Dedicated to the work of Michael Powell and Emeric Pressburger and all the other people, both actors and technicians who helped them make those wonderful films.
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Submitted by Neil Murray
MULL: I Know Where I'm Going
From: 'Scotland the Movie' by David Bruce (Polygon 1996)
The partnership of Michael Powell (1905-90) and Emeric Pressburger (1902-88) was one of the most creative in the history of British cinema.
Between 1943 and 1956 they produced fourteen films under the banner of their company The Archers, giving themselves joint credits as director, producer and writer.
Although Powell was brought up in Kent, he became very interested in Scotland. His first film north of the border, the twelfth of his career, was Red Ensign (1934) about Clyde shipbuilding, but it was The Edge of the World (1936), the story of the last days of St. Kilda, shot on Foula, that he said changed his life. In 1939 he joined with Pressburger to make The Spy in Black and in 1943 they produced The Silver Fleet partly in Dundee.
Clearly one of the best products of the Powell-Pressburger collaboration was I Know Where I'm Going! Shot mainly on Mull, using Carsaig as a base, with scenes at Duart Castle and Calgary, the film was released in October 1945. The timing of its appearance was important. Although set during wartime it was concerned with changes in society at that crucial and unsettling period and therefore with the clash of values between the traditions of an island community and those of more mercenary incomers. In this it was another manifestation of The Archers' ethos in which spiritual values must win out over materialism. Superficially, the plot resembles that of many of the 'incomer' films made in Scotland over the years. The central character, this time a woman, is wilful, headstrong and arrogant. She despises the natives and their outmoded culture but falls under the spell of the landscape and the sound of Gaelic spoken and sung, eventually finding love, happiness and her true self.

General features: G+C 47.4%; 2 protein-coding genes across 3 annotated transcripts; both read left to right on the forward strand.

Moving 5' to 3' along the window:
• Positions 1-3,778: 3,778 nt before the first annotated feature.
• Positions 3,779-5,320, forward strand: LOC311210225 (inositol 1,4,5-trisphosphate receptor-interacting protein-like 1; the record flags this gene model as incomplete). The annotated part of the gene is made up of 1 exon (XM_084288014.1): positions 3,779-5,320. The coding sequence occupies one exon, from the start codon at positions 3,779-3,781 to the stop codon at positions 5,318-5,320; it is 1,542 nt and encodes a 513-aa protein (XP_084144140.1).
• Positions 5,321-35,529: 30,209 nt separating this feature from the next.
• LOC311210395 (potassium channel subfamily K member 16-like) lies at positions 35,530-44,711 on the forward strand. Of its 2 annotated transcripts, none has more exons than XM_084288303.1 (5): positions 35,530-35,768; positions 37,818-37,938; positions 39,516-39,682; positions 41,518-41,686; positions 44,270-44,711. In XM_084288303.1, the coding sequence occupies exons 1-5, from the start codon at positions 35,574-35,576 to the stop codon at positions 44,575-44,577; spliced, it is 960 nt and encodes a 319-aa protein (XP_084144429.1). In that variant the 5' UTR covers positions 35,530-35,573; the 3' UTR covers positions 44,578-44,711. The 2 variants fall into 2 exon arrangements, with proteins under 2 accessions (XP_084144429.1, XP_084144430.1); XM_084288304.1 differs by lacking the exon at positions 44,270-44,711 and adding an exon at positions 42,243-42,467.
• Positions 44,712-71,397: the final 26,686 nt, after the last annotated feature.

I Know Where I'm Going! is far more interesting in its approach than most in its genre. The woman, Joan Webster (Wendy Hiller), sets off from Manchester where her father is a bank manager, single-mindedly determined to marry her rich businessman fiance who, she believes, owns an island called 'Kiloran' where he waits to marry her. Everybody else knows that this is a bad idea and much of the interest of the film is in waiting to see when the truth will dawn on her. Overlaying this, is the story of a journey frustrated by West Highland weather so that, although the heroine makes it to Mull, she cannot get to 'Kiloran' (Colonsay) until fog and gales give way. The handsome naval officer on leave, with whom she is forced to share her impatience, turns out to be the real owner of the island, Torquil MacNeil (Roger Livesey). He saves her from drowning in the Corryvreckan whirlpool and from herself, ensuring a happy ending.